Worth it = Leaders Who Last by Dave Kraft

What’s your plan?

As we come up to another new year, its always good to think about your plan – for your life, your family, your community, your church, etc.  All of it.  Being a pastor, December typically does not lend itself to procatively thinking thorugh these things, but I tend to take January as my time to sort some of these things out.

The one thing I do recommend thinking through before the new year hits is “What will be your plan for reading, engaging and staying connected to the Word of God?”  Last year I used the NIV 1 Year Reading Plan, and while it wasn’t my first time reading the Bible cover to cover, it was extremely helpful.

This year I’m planning on using a online/mobile App reading plan from YouVersion.  They have plenty to choose from, so I would encourage you to go here and pick the one that works best for you.  I’m leading towards either the Historical or Chronological Whole Bible plan.

So take a look, pick a plan, and stick to it.  Even better, find a couple of other people to do it with you and meet up once a week at a coffee shop or restaurant to talk about it together.  I couldn’t think of a better way to invest time in your spiritual growth than to read the Bible and discuss it with others.

REEL Conversations Case Study – Toy Story 3: Unwanted Junk or Precious Personalities

REEL Conversations is what I refer to as a ministry of seeing the theme of redemption in modern stories, namely cinema.  This is a brief write-up of a group discussion on the redemptive themes in the movie Toy Story 3.  This was used for a movie night we had at our church.  Enjoy and feel free to share! For a PDF version, click here.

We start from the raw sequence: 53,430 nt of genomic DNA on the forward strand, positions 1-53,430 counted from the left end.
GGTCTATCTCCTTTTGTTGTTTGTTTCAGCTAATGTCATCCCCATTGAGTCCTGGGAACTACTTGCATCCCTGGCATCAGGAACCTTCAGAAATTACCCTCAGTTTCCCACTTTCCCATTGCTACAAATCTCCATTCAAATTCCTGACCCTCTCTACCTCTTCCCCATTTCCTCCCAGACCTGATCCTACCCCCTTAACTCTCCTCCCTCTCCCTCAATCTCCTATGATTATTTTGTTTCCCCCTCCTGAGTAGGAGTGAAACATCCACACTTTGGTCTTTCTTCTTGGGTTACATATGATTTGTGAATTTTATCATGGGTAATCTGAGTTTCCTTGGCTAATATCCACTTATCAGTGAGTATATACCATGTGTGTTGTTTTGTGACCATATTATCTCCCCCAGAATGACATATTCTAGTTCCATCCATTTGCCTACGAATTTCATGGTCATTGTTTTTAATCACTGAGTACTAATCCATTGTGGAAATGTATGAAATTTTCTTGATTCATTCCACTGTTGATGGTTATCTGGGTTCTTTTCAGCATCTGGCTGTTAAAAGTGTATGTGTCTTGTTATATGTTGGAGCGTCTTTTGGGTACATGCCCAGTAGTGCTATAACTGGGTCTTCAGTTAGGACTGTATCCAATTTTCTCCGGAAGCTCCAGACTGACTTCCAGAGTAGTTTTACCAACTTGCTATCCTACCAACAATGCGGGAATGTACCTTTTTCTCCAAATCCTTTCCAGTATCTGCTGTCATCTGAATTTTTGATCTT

Toy Story 3: Unwanted Junk or Precious Personalities

Toy Story 3 from Disney/Pixar

 “He called us ‘junk’!” yells Mrs. Potato Head in a healthy mix of indignation and shock.  This is the feeling at the very beginning of Toy Story 3.  And that sad assessment of the toys reality send them on a journey to find a new owner, a new home, where they would be appreciated for who they were.

“Welcome to Sunnyside!” This is the siren’s call of a place where they will never have to worry about anyone using them only to discard them later.  At last, the toys have found a place where they are promised to be played with, and never abandoned again.  They are free to be who they are and can enjoy their lives as it was meant to be lived.

Or are they?

Is this really what we want?

In their quest to find happiness they find themselves trapped and enslaved by one who cannot be happy unless others are miserable.  How will they escape?  And what would happen to them if they did?